MacGuffin Indie Film Review – Back to the Garden

Indie Film Review – Back to the Garden

In 1988, filmmaker Kevin Tomlinson took a road trip that led him through the Okanogon Valley in eastern Washington state. There, he came across many dozens of people who might be described as hippies, taking part in a “healing gathering” in the middle of a picturesque wide open field. The participants at this gathering represented a culture of people who had chosen to live and to raise their families “off the grid,” so to speak. Tomlinson recorded many of them speaking eloquently, not of free love and getting high, as the cliché view might be, but of topics such as an individual’s impact on and relationship with the planet, finding personal happiness, and the best way to raise a child.

Almost twenty years later, Tomlinson set out on a mission to track down the people he’d met in 1988, and see whether they were staying true to the ideals of their younger selves. The film that he made from these dual sets of interviews is Back to the Garden, which airs tonight on KCTS as part of its Reel NW series. The half dozen or so people focused on in the film have all held true to at least some of their values, in varying but always meaningful ways. Whether there were others that Tomlinson initially encountered in 1988 who have moved out of this lifestyle and didn’t want to participate in the documentary, the film doesn’t say. Those he does feature are more than adequate characters for holding our attention.

The unbridled candidness of all of the featured interviews makes for a very engaging experience. We hear Tomlinson’s subjects speaking of how the choices they made raising children led to both rewarding and difficult relationships; how they’ve struggled (or not) with staying on the fringes of a capitalist economy; how they might have chosen to suppress certain beliefs at certain times in favor of experiencing something new. No interview in this film bores.

The stand-out character of this enterprise is Jeffrey Stonehill, who, in his 2008 incarnation, lives in a school bus with no electricity or water on Lopez Island, a couple of hours north of Seattle. He has apparently taught himself multiple languages and musical instruments, and works as a tutor in these areas. As the camera follows him around the small community, he seems known and liked. To my (and, I am sure, the filmmaker’s) delight, he spouts wonderful quotes outlining his worldview, among them: “One sperm joined with one egg and made you. Congratulate yourself—you’re part of a miracle. You make yourself less miraculous by believing in these childish personal gods,” and “Of all the creatures on this sweet, sequined, spangled garden, only one of them is dumb enough to pay rent.” He is a font of bumper sticker-worthy goodness.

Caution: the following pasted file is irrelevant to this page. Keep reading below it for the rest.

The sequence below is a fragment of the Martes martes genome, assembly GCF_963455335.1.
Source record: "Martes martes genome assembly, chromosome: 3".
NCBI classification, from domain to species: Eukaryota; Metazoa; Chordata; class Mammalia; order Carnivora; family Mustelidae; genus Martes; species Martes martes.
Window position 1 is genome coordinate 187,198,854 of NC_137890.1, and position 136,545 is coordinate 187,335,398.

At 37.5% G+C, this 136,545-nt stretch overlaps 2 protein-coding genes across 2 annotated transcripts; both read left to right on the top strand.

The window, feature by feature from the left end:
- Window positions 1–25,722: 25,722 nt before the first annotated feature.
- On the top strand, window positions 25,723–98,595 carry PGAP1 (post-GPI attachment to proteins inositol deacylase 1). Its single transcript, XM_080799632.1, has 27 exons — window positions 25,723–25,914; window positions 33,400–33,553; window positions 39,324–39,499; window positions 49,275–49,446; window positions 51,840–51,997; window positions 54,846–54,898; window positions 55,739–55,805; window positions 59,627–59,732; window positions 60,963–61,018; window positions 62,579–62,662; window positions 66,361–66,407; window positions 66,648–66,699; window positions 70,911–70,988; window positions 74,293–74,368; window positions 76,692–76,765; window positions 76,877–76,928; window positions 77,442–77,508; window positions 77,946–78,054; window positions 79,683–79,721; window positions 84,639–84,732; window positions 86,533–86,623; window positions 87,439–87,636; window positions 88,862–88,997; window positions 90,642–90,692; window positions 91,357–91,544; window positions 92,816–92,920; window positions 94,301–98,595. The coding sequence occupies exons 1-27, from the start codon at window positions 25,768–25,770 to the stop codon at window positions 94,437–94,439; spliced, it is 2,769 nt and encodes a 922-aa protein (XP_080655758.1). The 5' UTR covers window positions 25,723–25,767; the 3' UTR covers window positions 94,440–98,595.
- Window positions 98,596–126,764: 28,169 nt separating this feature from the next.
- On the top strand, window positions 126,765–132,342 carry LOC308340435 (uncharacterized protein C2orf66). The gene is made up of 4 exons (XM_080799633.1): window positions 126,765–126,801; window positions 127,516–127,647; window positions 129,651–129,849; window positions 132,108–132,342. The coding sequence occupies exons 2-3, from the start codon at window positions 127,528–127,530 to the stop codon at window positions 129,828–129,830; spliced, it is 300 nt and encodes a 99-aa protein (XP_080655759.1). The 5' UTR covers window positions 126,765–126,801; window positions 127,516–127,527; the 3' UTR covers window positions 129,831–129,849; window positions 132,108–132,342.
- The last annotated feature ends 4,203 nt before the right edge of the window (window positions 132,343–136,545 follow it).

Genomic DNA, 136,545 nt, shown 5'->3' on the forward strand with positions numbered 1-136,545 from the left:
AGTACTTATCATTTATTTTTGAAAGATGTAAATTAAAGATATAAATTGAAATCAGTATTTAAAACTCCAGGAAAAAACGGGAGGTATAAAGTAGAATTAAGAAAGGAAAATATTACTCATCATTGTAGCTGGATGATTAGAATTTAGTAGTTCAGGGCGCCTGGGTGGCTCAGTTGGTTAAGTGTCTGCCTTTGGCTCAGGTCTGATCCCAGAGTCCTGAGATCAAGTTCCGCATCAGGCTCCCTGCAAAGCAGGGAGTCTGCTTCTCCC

Other interviews involve some of the children of those who were at the 1988 healing festival, and hearing their experiences builds a fuller view of this lifestyle. One daughter, grown and with a child of her own, sums up the free love pillar of the hippie movement: “I really feel like it was a really great deal for the guys, and that women were left to kind of bear the burden.” It’s a thoughtful, not angry, observation. Additionally, in a smart, fun move, the film doesn’t address the question of the ultimate hippie lifestyle choice—intense marijuana use—until its last third or so.

I’m not sure whether or not I’m the target audience for this film, or even if it truly aims to have one. I tend to think it could be enjoyed by pretty much anyone. Personally, I’m a liberal, environmentally-concerned Seattleite, but one who owns dozens of pairs of shoes and is pretty concerned about increasing the quality of her home theater set-up. And while I wish them well in their endeavors, Tomlinson’s declaration that he and his wife are going to build their own solar-powered yurt inspires no similar dream in me. But I enjoyed spending time with his subjects very much. While I sort of wish the film had taken a broader scope in its assessment of what it means to choose an “off the grid” lifestyle, what we get is a very enjoyable 70 minutes spent in the company of captivating people, who don’t try too much to speak for larger movements or philosophies. They just have something to say, and strive to walk the talk. And those are my favorite sorts of people.

You can see the film tonight (1/27) on Reel NW.

Final Grade: B+

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